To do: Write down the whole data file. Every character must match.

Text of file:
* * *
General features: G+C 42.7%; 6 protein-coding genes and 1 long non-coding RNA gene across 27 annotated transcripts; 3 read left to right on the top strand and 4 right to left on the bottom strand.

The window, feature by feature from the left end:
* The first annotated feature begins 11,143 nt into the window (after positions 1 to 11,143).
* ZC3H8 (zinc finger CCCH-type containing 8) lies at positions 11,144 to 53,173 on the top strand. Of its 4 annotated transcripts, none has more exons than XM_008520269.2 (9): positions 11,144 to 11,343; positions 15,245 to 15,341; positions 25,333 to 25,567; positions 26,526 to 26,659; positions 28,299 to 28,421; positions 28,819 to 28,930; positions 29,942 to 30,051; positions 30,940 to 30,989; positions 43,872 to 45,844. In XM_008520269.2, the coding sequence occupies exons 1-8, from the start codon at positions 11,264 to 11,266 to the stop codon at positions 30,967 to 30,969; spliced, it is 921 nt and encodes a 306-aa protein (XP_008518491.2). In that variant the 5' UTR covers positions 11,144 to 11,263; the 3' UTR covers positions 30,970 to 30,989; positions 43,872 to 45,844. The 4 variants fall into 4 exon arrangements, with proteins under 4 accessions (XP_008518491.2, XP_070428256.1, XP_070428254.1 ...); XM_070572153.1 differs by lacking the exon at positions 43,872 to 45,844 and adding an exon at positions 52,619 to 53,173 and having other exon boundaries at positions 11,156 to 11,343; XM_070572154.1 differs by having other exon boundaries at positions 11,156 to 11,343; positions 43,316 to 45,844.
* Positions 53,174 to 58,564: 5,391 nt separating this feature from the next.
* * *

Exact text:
General features: G+C 42.7%; 6 protein-coding genes and 1 long non-coding RNA gene across 27 annotated transcripts; 3 read left to right on the top strand and 4 right to left on the bottom strand.

The window, feature by feature from the left end:
* The first annotated feature begins 11,143 nt into the window (after positions 1 to 11,143).
* ZC3H8 (zinc finger CCCH-type containing 8) lies at positions 11,144 to 53,173 on the top strand. Of its 4 annotated transcripts, none has more exons than XM_008520269.2 (9): positions 11,144 to 11,343; positions 15,245 to 15,341; positions 25,333 to 25,567; positions 26,526 to 26,659; positions 28,299 to 28,421; positions 28,819 to 28,930; positions 29,942 to 30,051; positions 30,940 to 30,989; positions 43,872 to 45,844. In XM_008520269.2, the coding sequence occupies exons 1-8, from the start codon at positions 11,264 to 11,266 to the stop codon at positions 30,967 to 30,969; spliced, it is 921 nt and encodes a 306-aa protein (XP_008518491.2). In that variant the 5' UTR covers positions 11,144 to 11,263; the 3' UTR covers positions 30,970 to 30,989; positions 43,872 to 45,844. The 4 variants fall into 4 exon arrangements, with proteins under 4 accessions (XP_008518491.2, XP_070428256.1, XP_070428254.1 ...); XM_070572153.1 differs by lacking the exon at positions 43,872 to 45,844 and adding an exon at positions 52,619 to 53,173 and having other exon boundaries at positions 11,156 to 11,343; XM_070572154.1 differs by having other exon boundaries at positions 11,156 to 11,343; positions 43,316 to 45,844.
* Positions 53,174 to 58,564: 5,391 nt separating this feature from the next.